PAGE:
Skip links and keyboard navigation

WetlandUpdate May 2021

Aquatic fauna passage (biopassage)

Reilly's Weir with monitoring net, Condamine River, Queensland Photo by Andrew Berghuis

Many Australian native fish species and other water-based fauna need a range of habitats to complete their life cycle and rely on specific seasonal and life stage habitats.

The Aquatic fauna passage (biopassage) section provides general information about biopassage, types of movement and ways to facilitate improved biopassage, barriers to biopassage and biopassage structure (fishway) mapping.

The collated biopassage structure information, has been a collaborative effort between the Queensland Government (Department of Agriculture and Fisheries), biopassage experts, fisheries, local government,biologists, and natural resource management groups.


Feral pigs

Feral pigs can cause extensive environmental, social, cultural, and economic damage. They predate on native wildlife, destroy habitats, compete for resources with native wildlife, introduce invasive weeds, and disrupt the ecosystem services provided by wetlands.


Hydrology includes the properties of the water and its distribution and movement between the land, groundwater and atmosphere. Information in the following section explains how hydrology operates at a range of scales (such as catchment, regional or global) and from different perspectives (e.g. focusing on a particular wetland, a river catchment or a groundwater aquifer).






Queensland Murray-Darling Basin (QMDB) Aquatic Conservation Assessment (ACA) fact sheet

Queensland Murray-Darling Basin (QMDB) Aquatic Conservation Assessment (ACA) fact sheet contains information on the 2021 the Queensland Department of Environment and Science (DES) update of the Queensland Murray-Darling Basin (QMDB) Aquatic Conservation Assessment (ACA) using the Aquatic Biodiversity Assessment and Mapping Method (AquaBAMM).










Updated information Litter and Illegal Dumping Management Framework

Pages have been updated to include additional litter and waste reduction mechanisms and information on the effects on values.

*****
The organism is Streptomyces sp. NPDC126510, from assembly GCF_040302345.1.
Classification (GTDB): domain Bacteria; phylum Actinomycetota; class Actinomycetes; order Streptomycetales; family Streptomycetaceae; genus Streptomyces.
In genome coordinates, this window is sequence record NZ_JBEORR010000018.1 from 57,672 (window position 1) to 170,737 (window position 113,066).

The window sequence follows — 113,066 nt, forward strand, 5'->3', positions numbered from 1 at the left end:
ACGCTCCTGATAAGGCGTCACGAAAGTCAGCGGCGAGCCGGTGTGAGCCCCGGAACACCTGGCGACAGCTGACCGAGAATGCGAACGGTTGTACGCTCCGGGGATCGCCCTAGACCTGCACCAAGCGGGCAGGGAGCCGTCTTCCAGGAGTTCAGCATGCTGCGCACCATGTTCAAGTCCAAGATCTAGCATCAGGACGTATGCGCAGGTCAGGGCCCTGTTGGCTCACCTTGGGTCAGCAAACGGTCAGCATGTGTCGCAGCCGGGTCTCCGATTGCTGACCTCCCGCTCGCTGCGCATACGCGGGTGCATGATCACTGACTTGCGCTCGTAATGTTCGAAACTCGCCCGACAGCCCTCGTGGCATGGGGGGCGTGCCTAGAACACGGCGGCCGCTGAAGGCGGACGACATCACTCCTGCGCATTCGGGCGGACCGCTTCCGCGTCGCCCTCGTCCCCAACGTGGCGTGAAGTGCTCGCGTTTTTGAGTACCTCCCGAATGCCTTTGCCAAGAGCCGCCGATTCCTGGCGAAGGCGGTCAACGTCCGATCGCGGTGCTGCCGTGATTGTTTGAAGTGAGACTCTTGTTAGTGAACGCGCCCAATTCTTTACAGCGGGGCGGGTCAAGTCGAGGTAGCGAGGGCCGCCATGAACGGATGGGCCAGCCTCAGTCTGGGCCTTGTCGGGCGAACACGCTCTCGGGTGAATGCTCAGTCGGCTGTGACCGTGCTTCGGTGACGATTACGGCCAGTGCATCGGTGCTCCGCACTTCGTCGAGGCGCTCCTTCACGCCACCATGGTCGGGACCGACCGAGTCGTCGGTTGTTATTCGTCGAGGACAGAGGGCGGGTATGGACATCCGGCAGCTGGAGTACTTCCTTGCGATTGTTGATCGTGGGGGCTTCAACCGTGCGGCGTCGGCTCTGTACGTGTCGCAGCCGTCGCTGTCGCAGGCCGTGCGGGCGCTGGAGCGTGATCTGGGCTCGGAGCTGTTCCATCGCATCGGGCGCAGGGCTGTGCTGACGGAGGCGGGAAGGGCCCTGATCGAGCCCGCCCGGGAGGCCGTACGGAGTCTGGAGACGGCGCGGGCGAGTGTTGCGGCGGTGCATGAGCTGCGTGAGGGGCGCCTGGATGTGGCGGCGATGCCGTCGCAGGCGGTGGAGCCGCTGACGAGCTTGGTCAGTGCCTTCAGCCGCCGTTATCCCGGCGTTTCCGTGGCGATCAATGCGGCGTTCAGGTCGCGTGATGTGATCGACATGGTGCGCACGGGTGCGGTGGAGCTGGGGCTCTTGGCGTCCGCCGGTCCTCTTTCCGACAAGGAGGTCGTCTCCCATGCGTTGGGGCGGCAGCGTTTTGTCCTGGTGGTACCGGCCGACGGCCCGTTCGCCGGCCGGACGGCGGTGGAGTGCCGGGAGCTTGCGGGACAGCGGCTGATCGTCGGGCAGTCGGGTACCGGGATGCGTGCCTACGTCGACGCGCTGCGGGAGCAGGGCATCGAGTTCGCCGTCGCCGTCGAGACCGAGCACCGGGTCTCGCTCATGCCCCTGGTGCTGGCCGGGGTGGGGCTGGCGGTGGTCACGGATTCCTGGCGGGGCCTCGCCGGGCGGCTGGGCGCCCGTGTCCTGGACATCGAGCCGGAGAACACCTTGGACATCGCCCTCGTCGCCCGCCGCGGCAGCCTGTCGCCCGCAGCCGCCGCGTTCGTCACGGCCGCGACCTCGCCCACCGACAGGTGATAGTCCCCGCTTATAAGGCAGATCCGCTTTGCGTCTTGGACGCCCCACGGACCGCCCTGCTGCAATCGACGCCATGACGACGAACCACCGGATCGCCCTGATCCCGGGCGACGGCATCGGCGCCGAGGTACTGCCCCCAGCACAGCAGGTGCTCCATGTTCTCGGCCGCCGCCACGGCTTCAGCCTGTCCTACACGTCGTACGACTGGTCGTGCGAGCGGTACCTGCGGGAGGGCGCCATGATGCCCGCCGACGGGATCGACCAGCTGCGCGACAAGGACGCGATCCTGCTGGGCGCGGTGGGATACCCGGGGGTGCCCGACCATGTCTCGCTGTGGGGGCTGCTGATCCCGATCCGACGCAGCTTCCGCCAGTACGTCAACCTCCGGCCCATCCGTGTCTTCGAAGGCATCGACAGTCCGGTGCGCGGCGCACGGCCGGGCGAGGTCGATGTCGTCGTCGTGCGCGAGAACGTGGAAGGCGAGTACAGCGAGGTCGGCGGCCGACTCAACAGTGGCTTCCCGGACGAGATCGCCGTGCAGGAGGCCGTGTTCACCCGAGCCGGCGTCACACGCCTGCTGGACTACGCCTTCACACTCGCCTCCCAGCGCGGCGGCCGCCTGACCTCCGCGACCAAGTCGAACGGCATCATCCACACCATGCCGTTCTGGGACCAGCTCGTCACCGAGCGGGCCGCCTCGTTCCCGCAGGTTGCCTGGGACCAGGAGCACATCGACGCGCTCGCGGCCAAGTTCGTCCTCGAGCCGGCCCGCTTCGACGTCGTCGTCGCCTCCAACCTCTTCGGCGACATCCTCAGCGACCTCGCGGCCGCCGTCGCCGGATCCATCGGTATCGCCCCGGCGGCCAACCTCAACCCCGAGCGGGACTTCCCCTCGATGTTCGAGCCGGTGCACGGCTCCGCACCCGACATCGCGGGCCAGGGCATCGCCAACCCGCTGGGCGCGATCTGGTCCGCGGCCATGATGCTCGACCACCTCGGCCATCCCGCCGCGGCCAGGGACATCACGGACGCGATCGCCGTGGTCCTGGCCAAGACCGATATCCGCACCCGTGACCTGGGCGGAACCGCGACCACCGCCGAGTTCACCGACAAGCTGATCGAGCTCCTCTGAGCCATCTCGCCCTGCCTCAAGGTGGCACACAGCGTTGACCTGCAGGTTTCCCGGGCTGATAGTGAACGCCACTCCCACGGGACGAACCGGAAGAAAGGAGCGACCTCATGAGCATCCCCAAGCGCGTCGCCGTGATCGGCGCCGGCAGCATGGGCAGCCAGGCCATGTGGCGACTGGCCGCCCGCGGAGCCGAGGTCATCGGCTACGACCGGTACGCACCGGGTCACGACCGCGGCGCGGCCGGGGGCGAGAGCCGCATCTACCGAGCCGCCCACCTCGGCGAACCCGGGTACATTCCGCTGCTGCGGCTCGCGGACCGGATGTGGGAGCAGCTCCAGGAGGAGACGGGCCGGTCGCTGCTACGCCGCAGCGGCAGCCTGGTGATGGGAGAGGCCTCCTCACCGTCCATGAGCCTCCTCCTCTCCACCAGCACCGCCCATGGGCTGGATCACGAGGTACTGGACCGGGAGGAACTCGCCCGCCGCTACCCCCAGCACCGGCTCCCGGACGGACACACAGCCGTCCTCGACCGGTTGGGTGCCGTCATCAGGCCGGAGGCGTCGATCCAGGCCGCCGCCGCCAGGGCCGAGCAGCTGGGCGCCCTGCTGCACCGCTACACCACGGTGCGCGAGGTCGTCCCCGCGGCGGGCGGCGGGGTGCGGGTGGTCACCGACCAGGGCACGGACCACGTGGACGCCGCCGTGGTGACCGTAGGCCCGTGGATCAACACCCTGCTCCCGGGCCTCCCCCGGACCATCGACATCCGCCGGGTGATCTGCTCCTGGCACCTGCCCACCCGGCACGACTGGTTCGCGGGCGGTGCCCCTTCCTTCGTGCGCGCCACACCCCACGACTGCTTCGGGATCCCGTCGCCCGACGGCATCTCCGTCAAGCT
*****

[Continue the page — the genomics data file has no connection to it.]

Updated layers on WetlandMaps and WetlandSummary

  • Biopassage structures (fishways) dataset
  • Biodiversity areas
  • Sewage monitoring points and plants.



Updated Assessment Toolbox 

  • Effective and efficient pathways for investment in improved water quality in the Great Barrier Reef
  • Reef 2050 Plan, Investment Framework
  • Fish Barrier Prioritisation (Landscape Scale Coastal)
  • Fish Barrier Prioritisation (Wetland/Offstream)
  • Instream Structure Prioritisation (Protected areas)

Updated Wetland Projects Search Tool

Additional projects have been added to the wetland projects search tool including a number from Natural Disaster Relief and Recovery Arrangements as well as from the Herbert River Catchment and Landcare Group and the Hinchinbrook Shire Council.

Legislation pages

The programs, policies and legislation pages have been updated to reflect changes to Queensland’s planning programs, policy and legislation relating to wetlands, aquatic ecosystems and species.


The WetlandUpdate is a regular bulletin sent to subscribers to provide you with the latest WetlandInfo resources and tools, as well as case studies, video information and new project fact sheets.

View previous WetlandUpdates

WetlandInfo feedback and improvements

Contact us via email for feedback, information or questions about wetlands.

WetlandInfo feature species - Riffle Shrimp (Australatya striolata)

Riffle Shrimp (Australatya striolata)

Photo by Jon Marshall

The feature animal for April is the Australatya striolata (Riffle Shrimp). All species in the genus use habitats of fast-flowing, rocky streams, which gives them their common name of riffle shrimps.

Australatya striolata is a large and distinctive freshwater shrimp species of the family Atyidae, which includes other more commonly encountered local ‘glass shrimp’ from the genera Paratya and Caradina.

They grow to a maximum size of around 8 cm, and are recognised by this large size and robust body shape. They have a well-defined, pale, mid-dorsal stripe that interrupts their general body colouration that ranges from green, to red or tan-brown to black.

They occur in coastal catchments from Victoria (where it is listed as endangered) to the Sunshine Coast region of southern Queensland.

Additional information

This section is updated regularly, so stay tuned for more!

Last updated: 10 May 2021

This page should be cited as:

Department of Environment and Science, Queensland (2021) WetlandUpdate May 2021, WetlandInfo website, accessed 30 August 2021. Available at:

Queensland Government
WetlandInfo   —   Department of Environment and Science